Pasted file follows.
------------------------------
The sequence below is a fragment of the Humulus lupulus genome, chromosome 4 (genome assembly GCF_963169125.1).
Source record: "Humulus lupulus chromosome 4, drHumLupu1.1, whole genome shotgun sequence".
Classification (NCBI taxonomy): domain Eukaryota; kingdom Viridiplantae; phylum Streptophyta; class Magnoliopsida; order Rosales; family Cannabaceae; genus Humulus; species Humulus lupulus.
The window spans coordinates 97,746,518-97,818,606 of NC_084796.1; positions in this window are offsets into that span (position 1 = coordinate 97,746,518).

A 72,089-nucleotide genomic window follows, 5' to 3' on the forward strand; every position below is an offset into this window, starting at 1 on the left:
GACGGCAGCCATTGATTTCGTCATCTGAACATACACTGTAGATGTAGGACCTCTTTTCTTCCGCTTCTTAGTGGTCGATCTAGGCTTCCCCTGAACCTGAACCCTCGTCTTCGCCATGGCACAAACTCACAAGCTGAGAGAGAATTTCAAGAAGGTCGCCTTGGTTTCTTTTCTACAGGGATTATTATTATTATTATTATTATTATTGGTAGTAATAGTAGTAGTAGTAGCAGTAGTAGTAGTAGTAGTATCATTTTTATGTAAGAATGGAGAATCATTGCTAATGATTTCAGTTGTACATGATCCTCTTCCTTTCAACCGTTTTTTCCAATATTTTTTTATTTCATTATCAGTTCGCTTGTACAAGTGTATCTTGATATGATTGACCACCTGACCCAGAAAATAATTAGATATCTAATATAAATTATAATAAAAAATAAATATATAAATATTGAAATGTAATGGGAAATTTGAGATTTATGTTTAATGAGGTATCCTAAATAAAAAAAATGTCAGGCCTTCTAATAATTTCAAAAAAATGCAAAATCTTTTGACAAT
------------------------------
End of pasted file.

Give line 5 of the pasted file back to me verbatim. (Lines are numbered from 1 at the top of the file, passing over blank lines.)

A 72,089-nucleotide genomic window follows, 5' to 3' on the forward strand; every position below is an offset into this window, starting at 1 on the left: